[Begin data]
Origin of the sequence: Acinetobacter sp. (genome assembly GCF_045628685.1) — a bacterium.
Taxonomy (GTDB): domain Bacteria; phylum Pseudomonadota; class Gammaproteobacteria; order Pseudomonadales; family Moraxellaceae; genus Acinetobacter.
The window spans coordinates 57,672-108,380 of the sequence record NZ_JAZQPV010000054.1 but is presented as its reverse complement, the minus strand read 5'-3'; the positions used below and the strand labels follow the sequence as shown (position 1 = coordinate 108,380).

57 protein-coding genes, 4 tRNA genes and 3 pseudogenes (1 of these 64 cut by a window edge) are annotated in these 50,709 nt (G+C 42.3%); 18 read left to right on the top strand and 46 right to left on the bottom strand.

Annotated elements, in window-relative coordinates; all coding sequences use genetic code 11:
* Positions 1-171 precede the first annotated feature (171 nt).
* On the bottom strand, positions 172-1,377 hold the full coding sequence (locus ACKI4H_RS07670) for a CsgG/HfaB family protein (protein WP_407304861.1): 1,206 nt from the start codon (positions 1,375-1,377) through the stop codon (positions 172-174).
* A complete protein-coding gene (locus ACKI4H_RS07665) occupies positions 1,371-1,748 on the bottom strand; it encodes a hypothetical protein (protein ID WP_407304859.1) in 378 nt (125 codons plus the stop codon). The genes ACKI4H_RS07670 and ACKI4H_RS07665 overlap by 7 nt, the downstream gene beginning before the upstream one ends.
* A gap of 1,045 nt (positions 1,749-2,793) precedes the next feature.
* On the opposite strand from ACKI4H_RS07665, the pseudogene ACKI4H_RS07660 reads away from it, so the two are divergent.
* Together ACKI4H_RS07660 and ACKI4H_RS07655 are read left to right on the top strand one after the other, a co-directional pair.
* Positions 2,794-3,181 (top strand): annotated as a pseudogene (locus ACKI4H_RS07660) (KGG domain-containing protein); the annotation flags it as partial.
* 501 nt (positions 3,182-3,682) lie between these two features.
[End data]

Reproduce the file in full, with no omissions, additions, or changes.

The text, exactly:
Origin of the sequence: Acinetobacter sp. (genome assembly GCF_045628685.1) — a bacterium.
Taxonomy (GTDB): domain Bacteria; phylum Pseudomonadota; class Gammaproteobacteria; order Pseudomonadales; family Moraxellaceae; genus Acinetobacter.
The window spans coordinates 57,672-108,380 of the sequence record NZ_JAZQPV010000054.1 but is presented as its reverse complement, the minus strand read 5'-3'; the positions used below and the strand labels follow the sequence as shown (position 1 = coordinate 108,380).

57 protein-coding genes, 4 tRNA genes and 3 pseudogenes (1 of these 64 cut by a window edge) are annotated in these 50,709 nt (G+C 42.3%); 18 read left to right on the top strand and 46 right to left on the bottom strand.

Annotated elements, in window-relative coordinates; all coding sequences use genetic code 11:
* Positions 1-171 precede the first annotated feature (171 nt).
* On the bottom strand, positions 172-1,377 hold the full coding sequence (locus ACKI4H_RS07670) for a CsgG/HfaB family protein (protein WP_407304861.1): 1,206 nt from the start codon (positions 1,375-1,377) through the stop codon (positions 172-174).
* A complete protein-coding gene (locus ACKI4H_RS07665) occupies positions 1,371-1,748 on the bottom strand; it encodes a hypothetical protein (protein ID WP_407304859.1) in 378 nt (125 codons plus the stop codon). The genes ACKI4H_RS07670 and ACKI4H_RS07665 overlap by 7 nt, the downstream gene beginning before the upstream one ends.
* A gap of 1,045 nt (positions 1,749-2,793) precedes the next feature.
* On the opposite strand from ACKI4H_RS07665, the pseudogene ACKI4H_RS07660 reads away from it, so the two are divergent.
* Together ACKI4H_RS07660 and ACKI4H_RS07655 are read left to right on the top strand one after the other, a co-directional pair.
* Positions 2,794-3,181 (top strand): annotated as a pseudogene (locus ACKI4H_RS07660) (KGG domain-containing protein); the annotation flags it as partial.
* 501 nt (positions 3,182-3,682) lie between these two features.